Possibly in fear that hackers will be able to find backdoors in the Intel Darwin version and allow OSX to run on PCs other than Macs, Apple has only posted the sources of Darwin for PPC for the latest version.
DragonFly BSD 1.4 has been released. "The two biggest user-visible changes in this release are a major revamping of libc, ctype, and wchar support, as well as changes made in the kernel which require us to bump the major rev for all of our shared libraries, and the introduction of PKGSRC to manage third party applications. DragonFly no longer supports the FreeBSD PORTS system." Get it here.
"The EuroBSDCon Conference is the largest BSD event in Europe, attracting more than 220 attendees from 27 different countries. November's 2005 conference, the fourth EuroBSDCon, took place in the University of Basel, Switzerland. Here are some highlights."
"The MirOS Project is proud to announce the immediate release of MirOS XP, consisting of MirOS BSD #8 and the MirPorts Framework. This release is the first in the MIRBSD_8 branch and still highly experimental in some parts, especially ports, but has been throughoutly tested and deemed stable." You can download this Net/OpenBSD-based operating system here. Note: Don't mention the war!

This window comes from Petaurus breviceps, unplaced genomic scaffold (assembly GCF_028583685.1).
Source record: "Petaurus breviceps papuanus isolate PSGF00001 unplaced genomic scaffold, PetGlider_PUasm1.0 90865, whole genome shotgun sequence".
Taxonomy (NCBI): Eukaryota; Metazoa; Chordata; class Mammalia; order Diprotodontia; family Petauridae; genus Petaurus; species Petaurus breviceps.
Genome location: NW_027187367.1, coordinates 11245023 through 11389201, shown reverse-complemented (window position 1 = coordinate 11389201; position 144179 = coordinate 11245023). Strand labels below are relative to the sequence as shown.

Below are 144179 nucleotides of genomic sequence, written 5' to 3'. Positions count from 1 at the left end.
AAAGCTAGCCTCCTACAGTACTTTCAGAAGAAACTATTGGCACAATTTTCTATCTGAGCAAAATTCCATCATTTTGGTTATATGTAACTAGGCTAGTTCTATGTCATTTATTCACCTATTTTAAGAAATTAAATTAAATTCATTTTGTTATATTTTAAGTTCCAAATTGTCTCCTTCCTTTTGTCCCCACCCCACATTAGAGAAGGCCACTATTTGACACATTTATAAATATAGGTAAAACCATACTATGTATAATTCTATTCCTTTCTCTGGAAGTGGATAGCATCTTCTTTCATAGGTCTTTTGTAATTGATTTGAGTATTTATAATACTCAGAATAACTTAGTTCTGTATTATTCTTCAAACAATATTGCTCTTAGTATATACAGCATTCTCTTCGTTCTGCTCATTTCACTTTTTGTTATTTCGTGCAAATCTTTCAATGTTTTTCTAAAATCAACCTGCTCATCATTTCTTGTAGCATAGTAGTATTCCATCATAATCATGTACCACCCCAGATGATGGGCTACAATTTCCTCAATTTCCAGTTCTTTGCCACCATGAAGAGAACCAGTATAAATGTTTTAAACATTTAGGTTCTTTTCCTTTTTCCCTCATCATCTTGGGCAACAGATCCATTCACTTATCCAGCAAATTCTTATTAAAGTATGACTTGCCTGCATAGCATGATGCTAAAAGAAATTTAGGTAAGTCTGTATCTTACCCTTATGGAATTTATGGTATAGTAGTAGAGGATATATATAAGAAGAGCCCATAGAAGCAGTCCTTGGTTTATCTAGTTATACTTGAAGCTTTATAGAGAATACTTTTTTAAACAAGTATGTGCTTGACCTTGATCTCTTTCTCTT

Fans of DragonFly BSD will be getting their Christmas present late this year, and plans for 1.5 have been announced. MP safe networking code, the long awaited cache coherency management system, and a port of Sun's ZFS. Read here for more. Update: Refresh, empty cache, whatever, and check the shiny new beastie icon! And there was much rejoicing. Can we now please discuss DragonFly BSD?
DarwinPorts 1.2 has been released. "The DarwinPorts Project's main goal is to provide an easy way to install various open-source software products on the Darwin OS family (OpenDarwin, Mac OS X and Darwin). There are currently about 3038 completed and usable ports, with more being added on a regular basis."
A batch of BSD news today. Firstly, here are a few impressions on DesktopBSD 1.0 RC3. "DesktopBSD is a breeze to install. Desktop uses a crisp and clean KDE desktop with an attractive theme with a standard selection of applications." Secondly, DragonFly BSD asks its users to test some drivers for wireless networking. And lastly, also concerning DragonFly BSD: "Recently spent some time getting the Mach lite kernel up and running for research on the idea can the system be made to run in production."